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How to Detect and Avoid Investment Scams

How to Detect and Avoid Investment Scams

As of this writing, we’ve featured two scams in the blog, one is the famous Birkin Scam involving a former flight attendant turned art gallery director allegedly duping members of high society in a top brand bag reselling scheme. Another one is about a certain archaelogist who emailed random people seeking for a Filipina nanny. The second one actually I would think in my opinion to be a scam, but no proof yet as there are no online information agreeing with my suspicion.

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In the University Federal Credit Union website, listed are quick tips how to detect and avoid investment scams. You work hard for your money, hence you need to make use of it wisely. Smarter I must say. As scammers everyday find creative ways to hook us into their money-making schemes. Thanks to Remar Sutton for the article.

Let’s now take a look at the guidelines:



Caution flags that usually indicate shady offers

  • The promotion/promoter promises you a high return or a better return on your money than any other investment you have. 
  • They guarantee big profits in a short time
  • They say the opportunity has “no risk” or “low risk”
  • They pressure you to act right now because the opportunity won’t last or the “market is moving” or some other excuse. 
  • They often play on your fears. They particularly target seniors by playing on such worries as not having enough income for catastrophic emergency medical costs or outliving retirement savings.

If you happen to recall our earlier post on the Birkin Scam, seems like the five caution flags have been met:

Tips for protecting yourself from investment scams 

  • Ignore cold calls or unsolicited email or snail mail pitches. In my opinion that’s the safest option. Of course, many reputable brokers and investment businesses use cold calls, but I think “just saying no” to cold calls is safest. Remember that sounding friendly, trustworthy, plausible, and concerned about your welfare is the con artist’s chief weapon. If you are interested in investing or improving your investments, do your homework using sound independent sources, then you initiate the call. 
  • Never act quickly. Take time to do independent research. This holds true for any investment opportunity whether it’s presented by a stranger or a friend, or by an institution you know or a business unknown to you. 
  • Independently check out every offer you are considering. In Texas and most other states all persons offering investment securities must be registered with the state. Don’t accept the information in literature or on websites at face value; use independent sources to check out the offerings. Ask for complete information in writing about the risks, obligations and costs of the investment product; then check it out thoroughly. Where applicable, be sure to look at the information that companies are required to file with regulatory agencies as posted on those agencies’ websites. Even if the offer comes from a trusted friend, check it out.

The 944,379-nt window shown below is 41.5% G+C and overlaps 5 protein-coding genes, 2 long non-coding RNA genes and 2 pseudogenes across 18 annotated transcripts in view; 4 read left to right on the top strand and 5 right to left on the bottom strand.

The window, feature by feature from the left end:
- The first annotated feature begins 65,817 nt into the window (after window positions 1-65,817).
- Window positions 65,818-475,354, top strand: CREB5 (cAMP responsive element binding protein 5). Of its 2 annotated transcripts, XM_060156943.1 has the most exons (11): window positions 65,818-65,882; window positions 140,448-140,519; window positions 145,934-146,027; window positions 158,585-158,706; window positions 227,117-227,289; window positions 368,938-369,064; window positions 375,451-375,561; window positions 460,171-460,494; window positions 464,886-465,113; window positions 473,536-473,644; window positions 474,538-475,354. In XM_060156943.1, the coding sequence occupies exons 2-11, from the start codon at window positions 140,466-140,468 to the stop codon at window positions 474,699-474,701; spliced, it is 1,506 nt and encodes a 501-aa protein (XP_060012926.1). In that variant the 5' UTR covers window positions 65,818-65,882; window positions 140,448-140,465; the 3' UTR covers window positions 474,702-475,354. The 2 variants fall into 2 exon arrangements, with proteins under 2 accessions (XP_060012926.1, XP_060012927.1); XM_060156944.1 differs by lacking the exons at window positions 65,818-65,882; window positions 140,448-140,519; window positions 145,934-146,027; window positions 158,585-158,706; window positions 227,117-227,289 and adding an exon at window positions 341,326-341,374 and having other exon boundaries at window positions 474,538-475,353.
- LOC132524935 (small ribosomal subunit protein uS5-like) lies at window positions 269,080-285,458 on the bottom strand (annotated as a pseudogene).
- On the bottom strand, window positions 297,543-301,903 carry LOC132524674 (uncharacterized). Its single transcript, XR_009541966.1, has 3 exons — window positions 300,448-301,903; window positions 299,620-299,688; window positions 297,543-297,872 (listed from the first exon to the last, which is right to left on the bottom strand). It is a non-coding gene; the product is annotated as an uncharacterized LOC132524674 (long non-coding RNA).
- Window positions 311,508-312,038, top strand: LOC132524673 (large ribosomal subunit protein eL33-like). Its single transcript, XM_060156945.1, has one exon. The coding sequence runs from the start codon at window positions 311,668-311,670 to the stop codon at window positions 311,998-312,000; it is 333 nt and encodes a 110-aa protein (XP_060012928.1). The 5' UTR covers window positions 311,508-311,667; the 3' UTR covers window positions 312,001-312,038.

• Keep control of your funds in your hands. Never just turn your investment account over to a broker or account manager no matter how upstanding. 
  • Check your account statements or written reports regularly. Look for errors. Ask questions when you have them. Be sure that there are no unauthorized or excessive trades or activities on your account. Say no to any “opportunity” that doesn’t have a regular, written way of reporting what’s happening with your money. 
  • Report abuse or fraud promptly to your state regulatory agency. If you suspect someone is “churning” your account, for example, or if you have asked to pull your profit or principal out of the investment and the representative or company stalls you, these may signify abuse. Report these and other problems quickly. 
  • If you’ve already been an investment fraud victim, beware of “reload” scams. Once you’ve been burned by one scam, the bad guys usually know who you are. If you’ve been a victim, expect to receive offers to “help” you retrieve those lost funds. Whether they call you or you see such an offer online, ignore it: the scammers just want to steal more of your money in a bogus attempt to “retrieve” what you lost earlier. This shameful ploy is called a “reload” scam-they’ve taken aim at you again.

Please bookmark this page and remember these guidelines before investing.It will save you your hard-earned money and even millions if you do.

“Too many people spend money they haven’t earned to buy things they don’t want, to impress people they don’t like.” Will Smith

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